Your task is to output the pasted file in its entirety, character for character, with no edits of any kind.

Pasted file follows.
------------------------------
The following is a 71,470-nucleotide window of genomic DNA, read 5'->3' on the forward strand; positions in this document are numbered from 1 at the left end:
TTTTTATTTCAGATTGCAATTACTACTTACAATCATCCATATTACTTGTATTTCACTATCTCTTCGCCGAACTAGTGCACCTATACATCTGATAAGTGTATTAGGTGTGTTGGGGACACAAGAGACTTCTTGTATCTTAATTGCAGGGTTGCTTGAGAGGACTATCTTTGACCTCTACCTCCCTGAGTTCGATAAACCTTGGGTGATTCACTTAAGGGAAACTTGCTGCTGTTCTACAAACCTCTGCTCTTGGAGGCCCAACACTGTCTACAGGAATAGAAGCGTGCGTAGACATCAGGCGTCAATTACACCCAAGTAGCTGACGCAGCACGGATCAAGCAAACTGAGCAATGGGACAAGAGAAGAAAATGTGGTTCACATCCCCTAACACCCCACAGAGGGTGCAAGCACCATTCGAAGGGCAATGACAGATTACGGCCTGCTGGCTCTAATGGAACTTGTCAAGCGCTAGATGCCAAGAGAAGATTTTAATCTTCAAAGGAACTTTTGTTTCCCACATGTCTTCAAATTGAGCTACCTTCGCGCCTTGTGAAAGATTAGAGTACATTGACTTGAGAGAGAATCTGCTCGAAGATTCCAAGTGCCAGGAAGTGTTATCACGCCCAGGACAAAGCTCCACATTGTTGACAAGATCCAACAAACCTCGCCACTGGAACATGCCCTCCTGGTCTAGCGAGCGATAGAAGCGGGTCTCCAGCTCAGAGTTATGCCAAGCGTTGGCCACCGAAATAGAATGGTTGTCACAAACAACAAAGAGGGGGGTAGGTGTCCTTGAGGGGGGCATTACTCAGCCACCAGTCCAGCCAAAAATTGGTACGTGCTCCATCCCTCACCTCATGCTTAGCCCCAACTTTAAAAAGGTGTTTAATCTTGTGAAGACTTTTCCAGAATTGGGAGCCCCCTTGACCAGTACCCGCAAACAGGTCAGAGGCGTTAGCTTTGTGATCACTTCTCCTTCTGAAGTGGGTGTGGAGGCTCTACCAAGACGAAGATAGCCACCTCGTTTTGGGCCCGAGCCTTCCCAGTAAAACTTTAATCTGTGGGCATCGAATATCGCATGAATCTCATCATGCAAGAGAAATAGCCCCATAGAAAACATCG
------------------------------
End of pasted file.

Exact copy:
The following is a 71,470-nucleotide window of genomic DNA, read 5'->3' on the forward strand; positions in this document are numbered from 1 at the left end:
TTTTTATTTCAGATTGCAATTACTACTTACAATCATCCATATTACTTGTATTTCACTATCTCTTCGCCGAACTAGTGCACCTATACATCTGATAAGTGTATTAGGTGTGTTGGGGACACAAGAGACTTCTTGTATCTTAATTGCAGGGTTGCTTGAGAGGACTATCTTTGACCTCTACCTCCCTGAGTTCGATAAACCTTGGGTGATTCACTTAAGGGAAACTTGCTGCTGTTCTACAAACCTCTGCTCTTGGAGGCCCAACACTGTCTACAGGAATAGAAGCGTGCGTAGACATCAGGCGTCAATTACACCCAAGTAGCTGACGCAGCACGGATCAAGCAAACTGAGCAATGGGACAAGAGAAGAAAATGTGGTTCACATCCCCTAACACCCCACAGAGGGTGCAAGCACCATTCGAAGGGCAATGACAGATTACGGCCTGCTGGCTCTAATGGAACTTGTCAAGCGCTAGATGCCAAGAGAAGATTTTAATCTTCAAAGGAACTTTTGTTTCCCACATGTCTTCAAATTGAGCTACCTTCGCGCCTTGTGAAAGATTAGAGTACATTGACTTGAGAGAGAATCTGCTCGAAGATTCCAAGTGCCAGGAAGTGTTATCACGCCCAGGACAAAGCTCCACATTGTTGACAAGATCCAACAAACCTCGCCACTGGAACATGCCCTCCTGGTCTAGCGAGCGATAGAAGCGGGTCTCCAGCTCAGAGTTATGCCAAGCGTTGGCCACCGAAATAGAATGGTTGTCACAAACAACAAAGAGGGGGGTAGGTGTCCTTGAGGGGGGCATTACTCAGCCACCAGTCCAGCCAAAAATTGGTACGTGCTCCATCCCTCACCTCATGCTTAGCCCCAACTTTAAAAAGGTGTTTAATCTTGTGAAGACTTTTCCAGAATTGGGAGCCCCCTTGACCAGTACCCGCAAACAGGTCAGAGGCGTTAGCTTTGTGATCACTTCTCCTTCTGAAGTGGGTGTGGAGGCTCTACCAAGACGAAGATAGCCACCTCGTTTTGGGCCCGAGCCTTCCCAGTAAAACTTTAATCTGTGGGCATCGAATATCGCATGAATCTCATCATGCAAGAGAAATAGCCCCATAGAAAACATCG